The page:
Jackson Lake to Moran Junction
East and south of Jackson Lake, the park road passes Oxbow Bend, where a turnout is almost always filled with folks looking for geese, ducks, moose, and other animals. The oxbow was formed when the meandering river cut off an old loop.
The calm water here is a delightful place for canoes, although the mosquitoes can be a major annoyance in midsummer. Come fall, photographers line the shoulder of the road for classic shots of flaming aspen trees with Grand Teton and Mt. Moran in the background.
Mt. Moran is the massive peak with a flattened summit, a skillet-shaped glacier across its front, and a distinctive black vertical diabase dike that looks like a scar from some ancient battle. It rises 12,605 feet above sea level and is named for Thomas Moran, whose beautiful paintings of Yellowstone helped persuade Congress to set aside that area as the world’s first national park.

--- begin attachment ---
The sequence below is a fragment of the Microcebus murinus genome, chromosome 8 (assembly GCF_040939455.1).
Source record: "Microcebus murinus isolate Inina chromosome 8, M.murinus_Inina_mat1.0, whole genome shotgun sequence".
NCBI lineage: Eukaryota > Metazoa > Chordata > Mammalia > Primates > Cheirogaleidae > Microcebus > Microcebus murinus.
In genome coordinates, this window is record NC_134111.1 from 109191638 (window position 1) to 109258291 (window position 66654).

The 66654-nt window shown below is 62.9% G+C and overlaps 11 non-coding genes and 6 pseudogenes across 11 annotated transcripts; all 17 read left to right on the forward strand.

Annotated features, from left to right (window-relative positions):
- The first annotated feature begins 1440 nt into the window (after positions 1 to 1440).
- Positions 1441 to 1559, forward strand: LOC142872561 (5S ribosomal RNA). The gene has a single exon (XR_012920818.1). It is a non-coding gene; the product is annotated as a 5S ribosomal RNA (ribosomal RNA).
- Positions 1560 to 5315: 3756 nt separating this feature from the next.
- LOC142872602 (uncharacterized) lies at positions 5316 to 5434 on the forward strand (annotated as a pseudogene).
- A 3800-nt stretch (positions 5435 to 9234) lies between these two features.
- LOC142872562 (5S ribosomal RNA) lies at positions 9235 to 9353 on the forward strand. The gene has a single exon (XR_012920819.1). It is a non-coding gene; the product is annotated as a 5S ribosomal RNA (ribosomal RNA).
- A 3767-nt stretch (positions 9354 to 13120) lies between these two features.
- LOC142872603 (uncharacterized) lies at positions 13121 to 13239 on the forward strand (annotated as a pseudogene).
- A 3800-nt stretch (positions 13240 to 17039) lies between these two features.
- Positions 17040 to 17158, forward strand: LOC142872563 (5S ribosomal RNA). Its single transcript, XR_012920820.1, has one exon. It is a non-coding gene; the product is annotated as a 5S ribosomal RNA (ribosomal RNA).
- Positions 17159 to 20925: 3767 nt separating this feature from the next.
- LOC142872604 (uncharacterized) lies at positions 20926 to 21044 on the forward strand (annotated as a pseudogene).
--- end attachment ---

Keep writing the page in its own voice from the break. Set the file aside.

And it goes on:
At Moran Junction you pass the park’s Buffalo Entrance Station and meet the road to Togwotee Pass and Dubois. A post office and school are the only developments remaining here. The epic Western The Big Trail was filmed nearby in 1930, starring an actor named John Wayne in his first speaking role. (Wayne had never ridden a horse before this.)
An interesting side trip is to head east from Moran on U.S. Highway 26/287 for three miles to Buffalo Valley Road. This narrow and scenic road leads to Turpin Meadow, a major entryway into the Teton Wilderness. It is very pretty, especially in early summer when flowers carpet the fields. Buck-and-rail fences line the road, and the pastures are filled with horses and cattle. Beyond Turpin Meadow, the road turns to gravel and climbs sharply uphill, rejoining the main highway a couple of miles below Togwotee Mountain Lodge.
The Blackrock Ranger Station of Bridger-Teton National Forest is eight miles east of Moran Junction on U.S. Highway 26/287. Nearby is historic Rosie’s Cabin, built early in the 20th century by Rudolph Rosencrans, an Austrian emigrant who was the first forest ranger in this part of the Tetons.
© Don Pitcher from Moon Yellowstone & Grand Teton, 5th Edition